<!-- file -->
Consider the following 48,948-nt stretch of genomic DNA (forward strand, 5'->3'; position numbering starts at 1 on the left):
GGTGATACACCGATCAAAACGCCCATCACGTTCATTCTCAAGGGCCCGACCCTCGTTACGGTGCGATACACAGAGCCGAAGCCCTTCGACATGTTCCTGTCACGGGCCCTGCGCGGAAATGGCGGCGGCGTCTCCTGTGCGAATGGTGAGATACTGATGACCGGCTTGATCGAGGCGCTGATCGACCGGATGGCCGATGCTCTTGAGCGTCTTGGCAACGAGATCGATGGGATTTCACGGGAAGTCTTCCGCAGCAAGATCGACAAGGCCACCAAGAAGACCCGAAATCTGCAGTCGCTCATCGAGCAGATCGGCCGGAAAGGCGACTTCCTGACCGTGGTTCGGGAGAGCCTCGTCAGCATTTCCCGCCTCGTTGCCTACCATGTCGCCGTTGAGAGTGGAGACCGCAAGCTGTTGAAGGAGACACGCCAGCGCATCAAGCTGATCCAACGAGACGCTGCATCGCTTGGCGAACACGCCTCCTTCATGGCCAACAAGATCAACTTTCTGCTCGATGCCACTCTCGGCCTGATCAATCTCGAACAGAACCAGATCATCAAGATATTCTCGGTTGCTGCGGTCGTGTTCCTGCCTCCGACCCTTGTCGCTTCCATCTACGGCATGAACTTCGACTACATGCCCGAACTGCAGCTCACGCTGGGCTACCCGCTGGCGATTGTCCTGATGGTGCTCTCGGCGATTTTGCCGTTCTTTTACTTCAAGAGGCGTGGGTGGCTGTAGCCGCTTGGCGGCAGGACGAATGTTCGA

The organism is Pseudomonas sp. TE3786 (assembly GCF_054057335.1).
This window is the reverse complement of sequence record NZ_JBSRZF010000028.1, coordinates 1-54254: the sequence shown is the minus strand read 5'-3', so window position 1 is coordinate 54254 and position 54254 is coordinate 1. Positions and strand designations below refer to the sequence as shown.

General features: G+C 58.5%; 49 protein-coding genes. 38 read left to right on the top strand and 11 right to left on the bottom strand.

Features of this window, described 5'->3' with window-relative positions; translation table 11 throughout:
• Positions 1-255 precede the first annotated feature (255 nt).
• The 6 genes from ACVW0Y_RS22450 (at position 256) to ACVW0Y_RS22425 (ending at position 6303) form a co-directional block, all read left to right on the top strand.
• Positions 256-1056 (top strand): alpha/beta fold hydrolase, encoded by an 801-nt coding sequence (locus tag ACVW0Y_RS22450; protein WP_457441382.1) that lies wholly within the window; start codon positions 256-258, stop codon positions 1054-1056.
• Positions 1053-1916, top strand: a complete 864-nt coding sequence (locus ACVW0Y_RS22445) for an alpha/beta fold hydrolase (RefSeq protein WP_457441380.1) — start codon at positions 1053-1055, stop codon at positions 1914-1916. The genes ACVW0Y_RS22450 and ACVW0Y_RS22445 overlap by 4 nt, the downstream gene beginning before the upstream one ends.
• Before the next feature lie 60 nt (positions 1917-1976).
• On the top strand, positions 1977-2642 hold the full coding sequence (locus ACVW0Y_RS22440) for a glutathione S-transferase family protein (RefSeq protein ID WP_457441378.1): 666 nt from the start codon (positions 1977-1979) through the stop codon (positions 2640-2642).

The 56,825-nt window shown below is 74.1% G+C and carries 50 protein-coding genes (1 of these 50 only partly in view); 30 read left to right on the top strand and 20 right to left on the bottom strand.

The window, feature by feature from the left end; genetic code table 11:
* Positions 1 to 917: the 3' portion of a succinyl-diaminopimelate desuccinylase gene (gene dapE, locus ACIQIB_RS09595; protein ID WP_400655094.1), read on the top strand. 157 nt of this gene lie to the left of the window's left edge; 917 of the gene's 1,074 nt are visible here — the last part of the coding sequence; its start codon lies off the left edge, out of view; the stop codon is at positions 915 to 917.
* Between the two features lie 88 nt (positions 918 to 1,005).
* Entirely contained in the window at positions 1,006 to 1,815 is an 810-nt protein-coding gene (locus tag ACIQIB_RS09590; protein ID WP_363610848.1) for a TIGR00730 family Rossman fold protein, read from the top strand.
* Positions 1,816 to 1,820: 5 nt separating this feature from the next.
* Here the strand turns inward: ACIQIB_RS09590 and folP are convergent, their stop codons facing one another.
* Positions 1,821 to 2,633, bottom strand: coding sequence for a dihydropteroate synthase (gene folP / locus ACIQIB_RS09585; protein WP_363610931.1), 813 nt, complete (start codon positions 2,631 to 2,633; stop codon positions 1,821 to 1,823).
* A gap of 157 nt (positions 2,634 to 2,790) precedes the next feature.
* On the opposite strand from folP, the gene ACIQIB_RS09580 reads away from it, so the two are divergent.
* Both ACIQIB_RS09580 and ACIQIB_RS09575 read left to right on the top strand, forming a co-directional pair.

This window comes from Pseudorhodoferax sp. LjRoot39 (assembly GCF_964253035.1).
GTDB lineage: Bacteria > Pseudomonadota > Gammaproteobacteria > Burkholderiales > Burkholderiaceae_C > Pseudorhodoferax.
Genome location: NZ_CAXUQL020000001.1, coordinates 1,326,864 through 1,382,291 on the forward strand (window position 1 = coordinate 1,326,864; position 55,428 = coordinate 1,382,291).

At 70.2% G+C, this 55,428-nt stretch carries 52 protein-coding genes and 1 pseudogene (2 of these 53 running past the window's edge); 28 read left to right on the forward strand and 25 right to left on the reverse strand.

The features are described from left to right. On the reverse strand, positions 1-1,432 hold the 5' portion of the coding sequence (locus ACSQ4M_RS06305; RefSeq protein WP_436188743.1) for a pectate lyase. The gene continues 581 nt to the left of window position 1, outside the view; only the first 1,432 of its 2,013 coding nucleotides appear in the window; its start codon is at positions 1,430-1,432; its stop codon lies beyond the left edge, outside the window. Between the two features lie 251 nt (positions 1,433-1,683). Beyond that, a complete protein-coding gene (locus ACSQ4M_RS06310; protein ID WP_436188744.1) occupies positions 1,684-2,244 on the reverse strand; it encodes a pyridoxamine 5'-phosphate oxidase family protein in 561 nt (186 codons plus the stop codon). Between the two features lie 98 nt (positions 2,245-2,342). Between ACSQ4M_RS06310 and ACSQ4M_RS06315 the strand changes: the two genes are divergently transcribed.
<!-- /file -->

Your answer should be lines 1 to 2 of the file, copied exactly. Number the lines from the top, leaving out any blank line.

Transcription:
Consider the following 48,948-nt stretch of genomic DNA (forward strand, 5'->3'; position numbering starts at 1 on the left):
GGTGATACACCGATCAAAACGCCCATCACGTTCATTCTCAAGGGCCCGACCCTCGTTACGGTGCGATACACAGAGCCGAAGCCCTTCGACATGTTCCTGTCACGGGCCCTGCGCGGAAATGGCGGCGGCGTCTCCTGTGCGAATGGTGAGATACTGATGACCGGCTTGATCGAGGCGCTGATCGACCGGATGGCCGATGCTCTTGAGCGTCTTGGCAACGAGATCGATGGGATTTCACGGGAAGTCTTCCGCAGCAAGATCGACAAGGCCACCAAGAAGACCCGAAATCTGCAGTCGCTCATCGAGCAGATCGGCCGGAAAGGCGACTTCCTGACCGTGGTTCGGGAGAGCCTCGTCAGCATTTCCCGCCTCGTTGCCTACCATGTCGCCGTTGAGAGTGGAGACCGCAAGCTGTTGAAGGAGACACGCCAGCGCATCAAGCTGATCCAACGAGACGCTGCATCGCTTGGCGAACACGCCTCCTTCATGGCCAACAAGATCAACTTTCTGCTCGATGCCACTCTCGGCCTGATCAATCTCGAACAGAACCAGATCATCAAGATATTCTCGGTTGCTGCGGTCGTGTTCCTGCCTCCGACCCTTGTCGCTTCCATCTACGGCATGAACTTCGACTACATGCCCGAACTGCAGCTCACGCTGGGCTACCCGCTGGCGATTGTCCTGATGGTGCTCTCGGCGATTTTGCCGTTCTTTTACTTCAAGAGGCGTGGGTGGCTGTAGCCGCTTGGCGGCAGGACGAATGTTCGA